What really caught the critics attention was the films fractured narrative which is widely accepted as Kubrick’s idea. After he and producer had knocked out a few drafts of the script with Thompson they had reached something of a stalemate, what they had was a seed of a film but they lacked an unusual angle, a different take to differentiate the movie from its peers. perhaps inspired by his and Harris working practice of buying books to adapt, tearing in the story down the middle to read half of the text each and then coming together to relate to each other the plot during story meetings Kubrick suggested mixing up the normal A.B,C,D form of plotting. The influence has been extraordinary, not least on the likes of this or this or this, it’s now a tradition to design and execute a calling card movie and catapult your career into the mainstream by making the use of what is free on a even a limited budget film – a real imagination – to charm the critics.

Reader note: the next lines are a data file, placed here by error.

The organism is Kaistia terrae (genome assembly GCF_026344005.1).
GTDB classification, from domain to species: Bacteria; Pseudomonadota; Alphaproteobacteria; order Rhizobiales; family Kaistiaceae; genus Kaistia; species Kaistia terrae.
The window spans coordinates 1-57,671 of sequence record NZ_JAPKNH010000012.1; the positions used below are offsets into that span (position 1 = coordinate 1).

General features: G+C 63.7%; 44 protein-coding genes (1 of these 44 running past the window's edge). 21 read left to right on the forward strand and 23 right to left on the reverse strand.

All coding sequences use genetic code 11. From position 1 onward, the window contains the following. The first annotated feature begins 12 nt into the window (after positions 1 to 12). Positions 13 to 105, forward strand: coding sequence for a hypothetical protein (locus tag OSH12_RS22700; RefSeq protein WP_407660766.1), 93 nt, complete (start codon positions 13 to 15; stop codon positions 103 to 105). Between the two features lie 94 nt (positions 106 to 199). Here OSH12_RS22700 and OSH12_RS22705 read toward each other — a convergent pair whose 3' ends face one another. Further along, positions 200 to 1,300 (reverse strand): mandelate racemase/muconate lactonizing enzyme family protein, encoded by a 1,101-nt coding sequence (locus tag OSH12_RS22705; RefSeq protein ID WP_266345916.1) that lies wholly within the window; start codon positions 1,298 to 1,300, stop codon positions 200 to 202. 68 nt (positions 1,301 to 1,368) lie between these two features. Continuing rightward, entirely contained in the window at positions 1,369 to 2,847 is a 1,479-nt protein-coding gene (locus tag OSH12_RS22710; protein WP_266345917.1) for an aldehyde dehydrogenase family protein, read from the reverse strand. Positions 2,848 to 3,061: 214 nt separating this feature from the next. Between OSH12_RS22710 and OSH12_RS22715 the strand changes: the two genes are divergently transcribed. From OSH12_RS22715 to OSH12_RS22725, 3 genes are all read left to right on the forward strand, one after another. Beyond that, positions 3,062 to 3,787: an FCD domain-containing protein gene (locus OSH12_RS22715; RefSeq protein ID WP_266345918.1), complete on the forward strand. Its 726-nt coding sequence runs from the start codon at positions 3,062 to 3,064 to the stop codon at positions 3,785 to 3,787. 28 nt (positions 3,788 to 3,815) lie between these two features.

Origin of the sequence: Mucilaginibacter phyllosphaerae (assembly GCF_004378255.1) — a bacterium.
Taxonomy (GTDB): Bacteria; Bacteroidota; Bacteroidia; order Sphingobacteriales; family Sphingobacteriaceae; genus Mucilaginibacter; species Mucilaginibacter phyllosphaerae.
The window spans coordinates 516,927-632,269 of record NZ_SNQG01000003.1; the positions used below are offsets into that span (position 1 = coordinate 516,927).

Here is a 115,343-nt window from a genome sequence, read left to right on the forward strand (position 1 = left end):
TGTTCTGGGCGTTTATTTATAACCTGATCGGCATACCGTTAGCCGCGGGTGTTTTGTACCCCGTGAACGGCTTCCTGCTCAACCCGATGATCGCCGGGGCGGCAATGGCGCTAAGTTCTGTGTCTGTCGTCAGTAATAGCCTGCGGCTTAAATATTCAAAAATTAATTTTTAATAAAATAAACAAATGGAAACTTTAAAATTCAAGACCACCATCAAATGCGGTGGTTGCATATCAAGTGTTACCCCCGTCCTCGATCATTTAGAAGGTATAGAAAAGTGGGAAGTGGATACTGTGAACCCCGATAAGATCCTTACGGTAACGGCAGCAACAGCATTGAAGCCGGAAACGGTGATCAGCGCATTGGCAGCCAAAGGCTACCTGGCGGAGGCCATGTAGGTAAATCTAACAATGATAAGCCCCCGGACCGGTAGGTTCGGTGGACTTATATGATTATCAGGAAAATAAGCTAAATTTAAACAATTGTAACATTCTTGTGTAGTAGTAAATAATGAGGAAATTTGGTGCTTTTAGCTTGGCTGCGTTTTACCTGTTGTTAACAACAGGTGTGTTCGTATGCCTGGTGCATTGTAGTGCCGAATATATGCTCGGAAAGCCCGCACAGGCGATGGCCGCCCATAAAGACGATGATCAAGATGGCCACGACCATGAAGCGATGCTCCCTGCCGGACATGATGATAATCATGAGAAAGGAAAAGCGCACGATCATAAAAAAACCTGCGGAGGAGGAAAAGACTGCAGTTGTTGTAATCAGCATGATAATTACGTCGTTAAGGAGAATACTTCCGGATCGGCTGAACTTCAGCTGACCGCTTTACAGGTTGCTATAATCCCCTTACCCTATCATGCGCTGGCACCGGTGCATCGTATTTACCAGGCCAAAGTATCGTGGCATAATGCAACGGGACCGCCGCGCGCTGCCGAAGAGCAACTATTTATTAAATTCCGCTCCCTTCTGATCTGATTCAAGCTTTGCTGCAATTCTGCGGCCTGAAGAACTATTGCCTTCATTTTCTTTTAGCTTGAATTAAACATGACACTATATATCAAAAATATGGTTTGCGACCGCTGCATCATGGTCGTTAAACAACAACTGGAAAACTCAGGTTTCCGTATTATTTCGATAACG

Those masks have surely been an influence on a more recent crime film don’t you think? For all Kubrick’s legendary perfectionism and exhausting search for the soul of a scene I think certain detractors have failed to note that in fact many actors came back to work with him again again, Timothy Carey was in ‘The Killing’ and then returned in ‘Paths Of Glory’, Hayden returned of course as General Jack D. Ripper in ‘Dr. Strangelove‘ and most memorably for me the great Joe Turkel teamed up with Stan again some twenty five years later as Lloyd the ‘best god-damn barman from Portland Maine to Portland Oregon’. There are many more examples after he had relocated to England, more details here – kind of contradicts the image of the harsh, brutal taskmaster doesn’t it? Ah, maybe not. He did have some showdown’s with technical staff on ‘The Killing’, veteran Cinematographer Lucien Ballard and he clashed over lens choice and camera placement for certain scenes, Kubrick quietly made it explicit after the very first example of disobedience that you either do what I tell you to or get off my set, you can see that he was already fermenting his visual signature of the sweeping tracking shots that found full fruition in ‘Paths Of Glory‘. It’s that behavior that’s one of the things I most admire about Kubrick. It’s not just the utter devotion and unprecedented level of control he wielded, its the fact that he launched his whole career himself with such self-confidence in his skills , he had effectively taught himself everything from the photography, the sound design and editing on his earlier shorts, read the then essential texts on screen acting and performance and then strolls in and makes a minor masterpiece such as the ‘The Killing‘.